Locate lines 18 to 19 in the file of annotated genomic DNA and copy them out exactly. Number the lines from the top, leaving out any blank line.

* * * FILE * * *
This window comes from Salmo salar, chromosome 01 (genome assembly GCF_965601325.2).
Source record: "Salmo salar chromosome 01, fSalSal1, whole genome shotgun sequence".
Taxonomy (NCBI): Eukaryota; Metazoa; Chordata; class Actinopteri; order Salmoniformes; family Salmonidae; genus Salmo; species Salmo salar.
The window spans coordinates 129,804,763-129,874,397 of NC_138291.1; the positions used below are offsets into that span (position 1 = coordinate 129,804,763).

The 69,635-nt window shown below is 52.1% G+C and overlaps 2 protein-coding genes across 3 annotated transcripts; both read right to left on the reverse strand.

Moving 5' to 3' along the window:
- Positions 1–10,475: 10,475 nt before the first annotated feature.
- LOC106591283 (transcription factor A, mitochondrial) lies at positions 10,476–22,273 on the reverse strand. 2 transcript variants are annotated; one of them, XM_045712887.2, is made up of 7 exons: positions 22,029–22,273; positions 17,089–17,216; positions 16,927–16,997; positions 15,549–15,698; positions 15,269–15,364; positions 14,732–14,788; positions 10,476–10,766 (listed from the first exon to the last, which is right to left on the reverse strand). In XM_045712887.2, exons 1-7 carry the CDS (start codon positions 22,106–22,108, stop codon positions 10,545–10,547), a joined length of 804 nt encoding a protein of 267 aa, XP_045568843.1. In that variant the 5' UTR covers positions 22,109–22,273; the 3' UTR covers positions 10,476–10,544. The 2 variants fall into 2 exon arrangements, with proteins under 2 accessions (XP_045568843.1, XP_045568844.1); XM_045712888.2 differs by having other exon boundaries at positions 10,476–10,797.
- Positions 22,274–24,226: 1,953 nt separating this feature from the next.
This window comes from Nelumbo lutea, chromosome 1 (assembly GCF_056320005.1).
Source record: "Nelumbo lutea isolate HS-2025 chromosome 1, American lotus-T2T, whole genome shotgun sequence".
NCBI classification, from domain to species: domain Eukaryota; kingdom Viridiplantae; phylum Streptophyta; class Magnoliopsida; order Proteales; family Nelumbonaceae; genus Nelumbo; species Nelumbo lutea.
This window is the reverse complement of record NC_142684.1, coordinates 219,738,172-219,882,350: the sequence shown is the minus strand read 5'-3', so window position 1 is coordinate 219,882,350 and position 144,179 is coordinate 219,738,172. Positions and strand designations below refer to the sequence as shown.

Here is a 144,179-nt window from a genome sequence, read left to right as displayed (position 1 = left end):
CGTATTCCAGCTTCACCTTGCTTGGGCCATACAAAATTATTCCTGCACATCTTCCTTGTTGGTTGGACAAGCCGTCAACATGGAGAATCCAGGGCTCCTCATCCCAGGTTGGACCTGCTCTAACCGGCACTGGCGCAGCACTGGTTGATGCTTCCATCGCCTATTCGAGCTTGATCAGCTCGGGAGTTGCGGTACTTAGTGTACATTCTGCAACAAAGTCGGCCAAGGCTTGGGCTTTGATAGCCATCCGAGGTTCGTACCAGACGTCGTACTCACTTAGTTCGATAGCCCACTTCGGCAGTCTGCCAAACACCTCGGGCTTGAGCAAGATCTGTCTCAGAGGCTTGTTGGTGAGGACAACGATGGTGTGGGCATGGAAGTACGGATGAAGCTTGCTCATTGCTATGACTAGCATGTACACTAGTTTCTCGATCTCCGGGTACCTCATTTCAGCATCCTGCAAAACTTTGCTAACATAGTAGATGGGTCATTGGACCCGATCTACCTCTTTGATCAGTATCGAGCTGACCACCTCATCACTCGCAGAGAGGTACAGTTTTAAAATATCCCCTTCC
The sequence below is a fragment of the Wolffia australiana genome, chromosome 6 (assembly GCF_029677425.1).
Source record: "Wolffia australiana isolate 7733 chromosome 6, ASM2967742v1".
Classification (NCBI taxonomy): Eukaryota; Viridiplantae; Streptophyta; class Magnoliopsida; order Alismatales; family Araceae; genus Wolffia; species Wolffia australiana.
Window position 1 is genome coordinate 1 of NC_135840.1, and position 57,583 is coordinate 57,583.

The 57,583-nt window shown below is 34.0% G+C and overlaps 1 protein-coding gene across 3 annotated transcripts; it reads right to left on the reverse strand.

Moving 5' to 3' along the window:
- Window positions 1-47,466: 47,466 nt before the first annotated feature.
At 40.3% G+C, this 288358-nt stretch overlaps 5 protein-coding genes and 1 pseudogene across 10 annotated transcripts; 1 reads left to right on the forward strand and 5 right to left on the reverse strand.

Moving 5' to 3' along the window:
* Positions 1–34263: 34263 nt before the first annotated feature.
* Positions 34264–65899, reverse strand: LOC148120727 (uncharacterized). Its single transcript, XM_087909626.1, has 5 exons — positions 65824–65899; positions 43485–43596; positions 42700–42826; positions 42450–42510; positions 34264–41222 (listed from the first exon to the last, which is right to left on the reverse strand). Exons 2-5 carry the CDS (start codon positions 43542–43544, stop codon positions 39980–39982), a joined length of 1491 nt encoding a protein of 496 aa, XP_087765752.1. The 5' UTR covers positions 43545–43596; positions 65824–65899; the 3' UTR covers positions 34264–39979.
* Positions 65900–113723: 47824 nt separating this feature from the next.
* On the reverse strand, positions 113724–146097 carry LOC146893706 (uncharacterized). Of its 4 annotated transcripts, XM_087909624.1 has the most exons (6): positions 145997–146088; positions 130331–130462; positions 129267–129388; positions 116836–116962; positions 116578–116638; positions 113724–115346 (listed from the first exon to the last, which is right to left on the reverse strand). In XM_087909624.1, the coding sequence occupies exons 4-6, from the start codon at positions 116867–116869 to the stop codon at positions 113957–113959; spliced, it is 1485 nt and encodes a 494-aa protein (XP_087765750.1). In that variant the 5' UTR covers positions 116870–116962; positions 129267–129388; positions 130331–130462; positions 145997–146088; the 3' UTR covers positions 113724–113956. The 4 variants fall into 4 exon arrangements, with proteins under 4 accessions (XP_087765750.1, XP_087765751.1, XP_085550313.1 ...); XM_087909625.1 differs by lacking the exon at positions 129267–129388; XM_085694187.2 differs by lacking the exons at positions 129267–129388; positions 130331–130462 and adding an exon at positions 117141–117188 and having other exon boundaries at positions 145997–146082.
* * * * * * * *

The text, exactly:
Classification (NCBI taxonomy): Eukaryota; Viridiplantae; Streptophyta; class Magnoliopsida; order Alismatales; family Araceae; genus Wolffia; species Wolffia australiana.
Window position 1 is genome coordinate 1 of NC_135840.1, and position 57,583 is coordinate 57,583.